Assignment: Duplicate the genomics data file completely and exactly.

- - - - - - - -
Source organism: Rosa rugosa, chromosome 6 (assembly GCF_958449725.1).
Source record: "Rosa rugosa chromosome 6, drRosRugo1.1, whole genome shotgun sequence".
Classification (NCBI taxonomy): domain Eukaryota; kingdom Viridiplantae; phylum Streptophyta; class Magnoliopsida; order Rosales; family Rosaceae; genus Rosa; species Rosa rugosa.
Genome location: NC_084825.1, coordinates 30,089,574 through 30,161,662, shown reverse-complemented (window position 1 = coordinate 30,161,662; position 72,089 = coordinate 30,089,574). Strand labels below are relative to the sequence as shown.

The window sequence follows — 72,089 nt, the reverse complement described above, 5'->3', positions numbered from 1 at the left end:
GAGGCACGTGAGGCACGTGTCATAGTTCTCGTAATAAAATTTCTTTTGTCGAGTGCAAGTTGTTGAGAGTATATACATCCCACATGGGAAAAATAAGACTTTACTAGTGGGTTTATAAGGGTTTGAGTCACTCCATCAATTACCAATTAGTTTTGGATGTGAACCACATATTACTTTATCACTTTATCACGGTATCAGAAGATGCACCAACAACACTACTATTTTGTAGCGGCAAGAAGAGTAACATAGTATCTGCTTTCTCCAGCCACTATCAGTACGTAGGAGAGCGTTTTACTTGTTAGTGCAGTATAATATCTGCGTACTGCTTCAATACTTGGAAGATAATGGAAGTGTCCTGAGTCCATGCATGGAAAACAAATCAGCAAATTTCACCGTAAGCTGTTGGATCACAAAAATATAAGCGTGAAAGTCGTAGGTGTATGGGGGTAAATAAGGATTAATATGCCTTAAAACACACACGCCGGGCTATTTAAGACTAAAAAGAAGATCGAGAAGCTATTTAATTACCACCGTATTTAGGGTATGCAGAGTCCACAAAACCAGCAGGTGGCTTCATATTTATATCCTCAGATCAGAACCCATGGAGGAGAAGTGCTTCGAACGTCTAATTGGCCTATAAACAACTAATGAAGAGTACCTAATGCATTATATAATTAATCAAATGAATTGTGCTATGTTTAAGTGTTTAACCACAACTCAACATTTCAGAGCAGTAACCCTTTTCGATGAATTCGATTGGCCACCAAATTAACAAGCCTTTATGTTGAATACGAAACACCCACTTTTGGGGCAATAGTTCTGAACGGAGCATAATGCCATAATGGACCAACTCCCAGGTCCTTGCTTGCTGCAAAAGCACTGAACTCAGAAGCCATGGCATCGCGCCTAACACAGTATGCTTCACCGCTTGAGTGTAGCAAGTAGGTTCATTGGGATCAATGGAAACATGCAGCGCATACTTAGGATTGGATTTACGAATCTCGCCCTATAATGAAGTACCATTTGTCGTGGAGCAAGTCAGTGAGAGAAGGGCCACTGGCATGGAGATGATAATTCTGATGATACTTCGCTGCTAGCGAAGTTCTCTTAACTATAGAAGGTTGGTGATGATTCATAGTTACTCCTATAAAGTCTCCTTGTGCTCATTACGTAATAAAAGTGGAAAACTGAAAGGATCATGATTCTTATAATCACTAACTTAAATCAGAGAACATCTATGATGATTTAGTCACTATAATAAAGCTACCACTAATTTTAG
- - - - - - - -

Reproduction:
Source organism: Rosa rugosa, chromosome 6 (assembly GCF_958449725.1).
Source record: "Rosa rugosa chromosome 6, drRosRugo1.1, whole genome shotgun sequence".
Classification (NCBI taxonomy): domain Eukaryota; kingdom Viridiplantae; phylum Streptophyta; class Magnoliopsida; order Rosales; family Rosaceae; genus Rosa; species Rosa rugosa.
Genome location: NC_084825.1, coordinates 30,089,574 through 30,161,662, shown reverse-complemented (window position 1 = coordinate 30,161,662; position 72,089 = coordinate 30,089,574). Strand labels below are relative to the sequence as shown.

The window sequence follows — 72,089 nt, the reverse complement described above, 5'->3', positions numbered from 1 at the left end:
GAGGCACGTGAGGCACGTGTCATAGTTCTCGTAATAAAATTTCTTTTGTCGAGTGCAAGTTGTTGAGAGTATATACATCCCACATGGGAAAAATAAGACTTTACTAGTGGGTTTATAAGGGTTTGAGTCACTCCATCAATTACCAATTAGTTTTGGATGTGAACCACATATTACTTTATCACTTTATCACGGTATCAGAAGATGCACCAACAACACTACTATTTTGTAGCGGCAAGAAGAGTAACATAGTATCTGCTTTCTCCAGCCACTATCAGTACGTAGGAGAGCGTTTTACTTGTTAGTGCAGTATAATATCTGCGTACTGCTTCAATACTTGGAAGATAATGGAAGTGTCCTGAGTCCATGCATGGAAAACAAATCAGCAAATTTCACCGTAAGCTGTTGGATCACAAAAATATAAGCGTGAAAGTCGTAGGTGTATGGGGGTAAATAAGGATTAATATGCCTTAAAACACACACGCCGGGCTATTTAAGACTAAAAAGAAGATCGAGAAGCTATTTAATTACCACCGTATTTAGGGTATGCAGAGTCCACAAAACCAGCAGGTGGCTTCATATTTATATCCTCAGATCAGAACCCATGGAGGAGAAGTGCTTCGAACGTCTAATTGGCCTATAAACAACTAATGAAGAGTACCTAATGCATTATATAATTAATCAAATGAATTGTGCTATGTTTAAGTGTTTAACCACAACTCAACATTTCAGAGCAGTAACCCTTTTCGATGAATTCGATTGGCCACCAAATTAACAAGCCTTTATGTTGAATACGAAACACCCACTTTTGGGGCAATAGTTCTGAACGGAGCATAATGCCATAATGGACCAACTCCCAGGTCCTTGCTTGCTGCAAAAGCACTGAACTCAGAAGCCATGGCATCGCGCCTAACACAGTATGCTTCACCGCTTGAGTGTAGCAAGTAGGTTCATTGGGATCAATGGAAACATGCAGCGCATACTTAGGATTGGATTTACGAATCTCGCCCTATAATGAAGTACCATTTGTCGTGGAGCAAGTCAGTGAGAGAAGGGCCACTGGCATGGAGATGATAATTCTGATGATACTTCGCTGCTAGCGAAGTTCTCTTAACTATAGAAGGTTGGTGATGATTCATAGTTACTCCTATAAAGTCTCCTTGTGCTCATTACGTAATAAAAGTGGAAAACTGAAAGGATCATGATTCTTATAATCACTAACTTAAATCAGAGAACATCTATGATGATTTAGTCACTATAATAAAGCTACCACTAATTTTAG